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“Art Without Boundaries 1950 – 1970” (The World of Art Library) Gerald Woods, Philip Thompson & John Williams (Editors)

Showing artwork in pubs is notoriously difficult for a number of reasons. The Rutland Arms is a great pub, but there is hardly a square foot of wall that is not interrupted by a window, a wall-light or screw holes.

My strategy for dealing with such an informal space is to make all the work the same size, mounted in identical frames and mounted at the same height throughout. Hopefully, this will give the work a visual coherence.

All the works will be A3 in size although I haven’t decided on the mounting and framing yet. Stay tuned to BolamTV for regular updates…

New Bank of X Official Bank Note Launch – Bloc Spring Fete 25th May, Sheffield, UK

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Printing money, how hard can it be? Pretty hard, actually, but not impossible and the process has given me a new respect for the world of banking. I remember seeing a tv programme many years ago about the design and technicalities of bank note printing. It’s a very complex affair with many details included for security rather than design reasons.

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New Bank of X One-X bank note, obverse.

A bank note is intrinsically worthless, but is a mode of exchange. You can meet me at the Bloc Spring Fete at Bloc Studios, Sheffield, UK on 25th May 2013 3-9pm (Facebook event here) and negotiate an exchange. The notes can be bought for other currencies, bartered for, or paid for in-kind. Each one is serialised and unique and there is a limited edition, although there will be other denominations issued in the future.

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New Bank of X One-X bank note, reverse.

I will publish a more exhaustive discussion about the graphic design and physical specifications of the note on my sister blogsite Black Daffodil Press at some point in the near future, and there is a Retrospective flyer with the design here. In the meantime, come along to Bloc Studios fundraising event for music, food, drinks and fun, and you can plant your seeds in my hedge.
http://blocprojects.co.uk/

Sheffield Zine Fest 2013 – stop us and buy one or more

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I’m not really part of the zine scene. Or am I? I don’t really think of myself as a filmmaker, but I make films, so I guess I’m a filmmaker. For many years I was reluctant to call myself an artist, but I make art, so I guess I’m an artist. And now I made a zine, so I guess I’m a zinester, and Black Daffodil Press is a distro?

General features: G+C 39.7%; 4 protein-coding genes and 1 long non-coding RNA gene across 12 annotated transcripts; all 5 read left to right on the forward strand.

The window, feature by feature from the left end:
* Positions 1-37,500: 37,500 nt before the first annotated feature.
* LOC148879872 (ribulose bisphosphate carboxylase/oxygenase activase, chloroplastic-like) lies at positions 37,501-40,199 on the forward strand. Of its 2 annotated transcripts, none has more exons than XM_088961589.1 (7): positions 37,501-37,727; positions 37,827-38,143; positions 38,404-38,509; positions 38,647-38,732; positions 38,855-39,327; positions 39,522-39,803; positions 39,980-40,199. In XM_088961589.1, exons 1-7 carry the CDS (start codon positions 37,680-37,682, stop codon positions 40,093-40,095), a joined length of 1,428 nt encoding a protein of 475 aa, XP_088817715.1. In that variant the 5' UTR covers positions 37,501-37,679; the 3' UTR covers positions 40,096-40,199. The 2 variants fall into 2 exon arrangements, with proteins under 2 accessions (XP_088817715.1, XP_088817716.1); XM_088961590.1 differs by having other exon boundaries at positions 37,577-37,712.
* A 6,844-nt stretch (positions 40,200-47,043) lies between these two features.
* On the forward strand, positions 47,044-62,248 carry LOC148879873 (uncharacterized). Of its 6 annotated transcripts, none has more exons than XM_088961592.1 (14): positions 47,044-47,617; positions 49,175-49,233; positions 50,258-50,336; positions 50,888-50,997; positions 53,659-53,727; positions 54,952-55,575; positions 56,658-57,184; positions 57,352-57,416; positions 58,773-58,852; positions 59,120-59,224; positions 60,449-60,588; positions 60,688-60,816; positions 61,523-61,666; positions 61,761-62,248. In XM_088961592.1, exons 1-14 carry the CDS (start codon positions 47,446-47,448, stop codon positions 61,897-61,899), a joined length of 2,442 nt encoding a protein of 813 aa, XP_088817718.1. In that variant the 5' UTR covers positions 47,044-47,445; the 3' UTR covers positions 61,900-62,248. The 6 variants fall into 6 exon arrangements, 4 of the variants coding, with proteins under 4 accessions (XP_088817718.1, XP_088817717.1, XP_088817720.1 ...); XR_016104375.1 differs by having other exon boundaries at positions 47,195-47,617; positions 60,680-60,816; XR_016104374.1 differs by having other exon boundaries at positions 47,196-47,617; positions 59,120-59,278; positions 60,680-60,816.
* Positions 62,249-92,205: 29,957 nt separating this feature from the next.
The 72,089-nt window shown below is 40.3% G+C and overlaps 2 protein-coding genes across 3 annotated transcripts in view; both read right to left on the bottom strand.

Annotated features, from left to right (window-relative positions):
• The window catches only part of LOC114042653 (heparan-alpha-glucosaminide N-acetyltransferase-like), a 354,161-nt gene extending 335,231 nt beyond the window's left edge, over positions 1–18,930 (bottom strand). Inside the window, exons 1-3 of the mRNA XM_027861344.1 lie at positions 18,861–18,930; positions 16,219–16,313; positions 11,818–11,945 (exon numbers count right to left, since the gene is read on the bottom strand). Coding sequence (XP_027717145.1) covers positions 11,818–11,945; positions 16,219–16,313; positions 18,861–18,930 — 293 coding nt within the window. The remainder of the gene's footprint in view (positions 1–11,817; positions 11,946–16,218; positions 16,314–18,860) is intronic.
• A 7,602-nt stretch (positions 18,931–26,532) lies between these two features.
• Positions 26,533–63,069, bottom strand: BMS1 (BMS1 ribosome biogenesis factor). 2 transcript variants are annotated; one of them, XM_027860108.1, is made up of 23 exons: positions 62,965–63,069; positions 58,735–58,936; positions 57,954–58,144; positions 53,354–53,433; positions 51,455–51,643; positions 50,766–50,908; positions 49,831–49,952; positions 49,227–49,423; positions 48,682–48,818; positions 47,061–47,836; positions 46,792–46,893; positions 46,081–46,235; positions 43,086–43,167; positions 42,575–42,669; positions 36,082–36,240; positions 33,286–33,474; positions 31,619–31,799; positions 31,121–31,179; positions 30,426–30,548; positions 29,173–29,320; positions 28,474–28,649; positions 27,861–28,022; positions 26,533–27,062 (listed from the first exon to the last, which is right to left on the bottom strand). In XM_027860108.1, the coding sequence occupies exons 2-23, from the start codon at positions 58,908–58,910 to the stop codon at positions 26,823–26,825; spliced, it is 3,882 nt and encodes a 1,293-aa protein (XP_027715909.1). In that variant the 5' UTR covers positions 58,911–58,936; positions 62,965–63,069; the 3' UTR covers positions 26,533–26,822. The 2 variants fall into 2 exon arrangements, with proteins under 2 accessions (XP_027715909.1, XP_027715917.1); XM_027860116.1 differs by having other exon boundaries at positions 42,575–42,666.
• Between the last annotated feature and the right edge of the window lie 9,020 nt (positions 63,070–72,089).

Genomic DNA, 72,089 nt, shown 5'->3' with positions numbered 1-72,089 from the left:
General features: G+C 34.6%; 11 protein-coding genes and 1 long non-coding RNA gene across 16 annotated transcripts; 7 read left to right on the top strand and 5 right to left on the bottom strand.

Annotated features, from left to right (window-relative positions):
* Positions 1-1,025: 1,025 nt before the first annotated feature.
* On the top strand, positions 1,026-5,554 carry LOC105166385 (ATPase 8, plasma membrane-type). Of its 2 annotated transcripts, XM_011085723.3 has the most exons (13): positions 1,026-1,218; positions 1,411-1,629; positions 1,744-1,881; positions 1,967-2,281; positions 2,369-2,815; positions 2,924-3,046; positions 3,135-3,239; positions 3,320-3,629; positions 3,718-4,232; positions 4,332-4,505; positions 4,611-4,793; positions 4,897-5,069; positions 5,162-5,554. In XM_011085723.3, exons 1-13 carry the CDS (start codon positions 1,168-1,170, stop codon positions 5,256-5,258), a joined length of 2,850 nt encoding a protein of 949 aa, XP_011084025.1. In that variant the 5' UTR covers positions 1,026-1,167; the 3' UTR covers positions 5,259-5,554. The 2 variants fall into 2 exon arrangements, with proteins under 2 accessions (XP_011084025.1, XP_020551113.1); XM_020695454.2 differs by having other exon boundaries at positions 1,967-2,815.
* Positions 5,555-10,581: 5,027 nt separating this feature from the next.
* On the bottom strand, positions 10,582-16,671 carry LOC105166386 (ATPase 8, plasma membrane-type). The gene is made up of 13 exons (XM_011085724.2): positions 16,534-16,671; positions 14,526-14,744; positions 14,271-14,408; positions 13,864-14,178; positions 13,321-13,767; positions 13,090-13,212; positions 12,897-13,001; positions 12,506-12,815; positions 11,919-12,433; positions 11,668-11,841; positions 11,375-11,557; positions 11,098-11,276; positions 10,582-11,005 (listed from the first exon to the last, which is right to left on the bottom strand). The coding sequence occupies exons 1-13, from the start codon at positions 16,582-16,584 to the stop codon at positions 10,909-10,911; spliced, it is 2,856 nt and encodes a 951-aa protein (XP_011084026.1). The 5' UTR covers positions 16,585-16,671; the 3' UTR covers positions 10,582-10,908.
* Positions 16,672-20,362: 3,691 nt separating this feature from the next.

Either way, it doesn’t matter. What does matter is that I will be selling my wares at Sheffield Zine Fest 2013 as Black Daffodil Press and you should come and see me and the other stalls at the first outing of this event at Electric Works, across the road from Sheffield rail station.
http://sheffieldzinefest.wordpress.com/
http://electric-works.net/
http://blackdaffodilpress.wordpress.com/

There was a one-off Sheffield Zine Fair in 2011 but it doesn’t seem to have continued so Chella Quint and Bettie Walker have organised Sheffield Zine Fest 2013.
http://chellaquint.wordpress.com/
http://manufacturinghearts.blogspot.co.uk/

Anyway, I will be there selling my “World X- A Speculative History” book, and the first two packs of my Retrospective flyers.

I will also have a couple of things from other artists, a newspaper / artzine by James Price, and maybe a few bits and bobs from veteran art-zinester M. A. Longbottom (more about him soon).
http://jamesmprice.wordpress.com/2013/02/28/stop-me-and-buy-one/
http://platform58.tumblr.com/

If you can’t make it to the zine fest, “World X” is on sale at The Old Sweet Shop and Rare & Racy, both in Sheffield, UK, and I will be opening an online shop with various publications and merch before long.
http://www.theoldsweetshopsheffield.co.uk/
http://rareandracy.co.uk/

Here are a few additional google-randomised links that I have nothing to do with. I’ll add more links to this post and also on Black Daffodil Press as and when.

An online zine resource.
http://spillthezines.blogspot.co.uk/

DIY Cultures Fair, Shorditch London, UK, 7th April 2013.
http://diycultures.tumblr.com/